# Calculus Differentiation Calculus Differentiation dydx y Calculus Differentiation

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Calculus Differentiation

Calculus Differentiation dy/dx = y

Calculus Differentiation dy/dx = y y = ex

Calculus Differentiation dy/dx = y y = ex eix = cosx + i sinx

dsinx/dx = cosx

dsinx/dx = cosx and dcosx/dx = - sinx

dsinx/dx = cosx and dcosx/dx = - sinx thus d 2 sinx/dx 2 = -sinx

Problem 3 Plot on graph paper the function y = sinx from x = 0 to x = 360 o y 0 -y x 0 15 30 45 60 75 900 ……………… 3600 x

Problem 3 Plot on graph paper the function y = sinx from x = 0 to x = 360 o y 0 -y x 0 15 30 45 60 75 900 ……………… 3600 x

The simplest operation in differential calculus

When you see e ……. think WAVES x e at: thestewscope. wordpress. com/2009/07/

or dy/dx = ay or 2 2 d y/dx = ay

at: zaksiddons. wordpress. com/. . . /

dxn/dx = nxn-1 http: //en. wikipedia. org/wiki/Taylor_series

at: www. windows. ucar. edu/. . . /tornado/waves. html

image at: www. physics. utoronto. ca/. . . /lec 05/index. htm e at: thestewscope. wordpress. com/2009/07/

The Taylor series for the exponential function ex at a = 0 is The above expansion holds because the derivative of ex with respect to x is also ex and e 0 equals 1. This leaves the terms (x − 0)n in the numerator and n! in the denominator for each term in the infinite sum. dxn/dx = nxn-1 http: //en. wikipedia. org/wiki/Taylor_series

Leibniz notation Main article: Leibniz's notation A common notation, introduced by Leibniz, for the derivative in the example above is In an approach based on limits, the symbol dy/dx is to be interpreted not as the quotient of two numbers but as a shorthand for the limit computed above. Leibniz, however, did intend it to represent the quotient of two infinitesimally small numbers, dy being the infinitesimally small change in y caused by an infinitesimally small change dx applied to x. We can also think of d/dx as a differentiation operator, which takes a function as an input and gives another function, the derivative, as the output. For example: In this usage, the dx in the denominator is read as "with respect to x". Even when calculus is developed using limits rather than infinitesimals, it is common to manipulate symbols like dx and dy as if they were real number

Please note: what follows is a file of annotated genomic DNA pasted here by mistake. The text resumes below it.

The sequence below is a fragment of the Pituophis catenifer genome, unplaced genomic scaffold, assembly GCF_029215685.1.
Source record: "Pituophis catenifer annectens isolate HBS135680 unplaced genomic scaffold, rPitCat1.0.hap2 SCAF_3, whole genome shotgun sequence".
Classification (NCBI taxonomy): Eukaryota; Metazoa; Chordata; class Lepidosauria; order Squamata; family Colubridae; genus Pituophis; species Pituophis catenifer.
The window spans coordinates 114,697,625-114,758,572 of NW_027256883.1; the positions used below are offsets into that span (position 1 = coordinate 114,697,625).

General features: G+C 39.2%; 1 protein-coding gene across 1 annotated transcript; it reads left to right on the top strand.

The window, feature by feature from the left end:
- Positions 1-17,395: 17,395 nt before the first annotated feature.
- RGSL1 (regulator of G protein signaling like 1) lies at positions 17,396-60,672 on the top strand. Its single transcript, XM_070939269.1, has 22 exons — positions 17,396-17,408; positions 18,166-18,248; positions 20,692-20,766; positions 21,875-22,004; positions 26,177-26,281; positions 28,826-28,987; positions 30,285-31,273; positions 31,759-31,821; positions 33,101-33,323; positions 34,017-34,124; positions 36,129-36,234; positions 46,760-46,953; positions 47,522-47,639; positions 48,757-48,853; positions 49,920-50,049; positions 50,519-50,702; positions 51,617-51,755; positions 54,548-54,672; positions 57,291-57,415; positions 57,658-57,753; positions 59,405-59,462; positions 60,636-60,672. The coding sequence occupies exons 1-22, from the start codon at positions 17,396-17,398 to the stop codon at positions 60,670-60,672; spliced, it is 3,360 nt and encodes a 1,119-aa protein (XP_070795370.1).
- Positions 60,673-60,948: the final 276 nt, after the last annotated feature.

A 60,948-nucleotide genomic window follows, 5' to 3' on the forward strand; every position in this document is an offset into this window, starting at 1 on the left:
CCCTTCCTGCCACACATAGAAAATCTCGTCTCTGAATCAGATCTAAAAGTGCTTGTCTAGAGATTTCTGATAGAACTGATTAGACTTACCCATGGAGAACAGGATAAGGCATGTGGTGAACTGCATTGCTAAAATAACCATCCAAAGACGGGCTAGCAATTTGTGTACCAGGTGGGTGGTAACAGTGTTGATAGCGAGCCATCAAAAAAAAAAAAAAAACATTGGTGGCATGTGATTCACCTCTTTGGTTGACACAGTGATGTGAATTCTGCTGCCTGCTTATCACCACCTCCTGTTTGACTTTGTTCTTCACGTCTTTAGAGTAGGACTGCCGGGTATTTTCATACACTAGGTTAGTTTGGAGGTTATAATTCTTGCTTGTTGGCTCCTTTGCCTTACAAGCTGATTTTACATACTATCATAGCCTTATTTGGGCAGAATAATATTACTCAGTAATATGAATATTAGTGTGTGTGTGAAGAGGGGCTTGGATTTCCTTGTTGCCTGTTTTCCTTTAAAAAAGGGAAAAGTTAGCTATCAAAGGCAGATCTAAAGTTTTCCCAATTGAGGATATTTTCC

Main article: Leibniz's notation A common notation, introduced by Leibniz, for the derivative in the example above is In an approach based on limits, the symbol dy/dx is to be interpreted not as the quotient of two numbers but as a shorthand for the limit computed above. Leibniz, however, did intend it to represent the quotient of two infinitesimally small numbers, dy being the infinitesimally small change in y caused by an infinitesimally small change dx applied to x. We can also think of d/dx as a differentiation operator, which takes a function as an input and gives another function, the derivative, as the output. For example:

Problem 3 Plot on graph paper the function y = sinx from x = 0 to x = 360 o y 0 -y x 0 15 30 45 60 75 900 ……………… 3600 x

E ρ i B ε o J D μ o c H M P = = = Symbols Electric field charge density electric current Magnetic field permittivity current density Electric displacement permeability speed of light Magnetic field strength Magnetization Polarization

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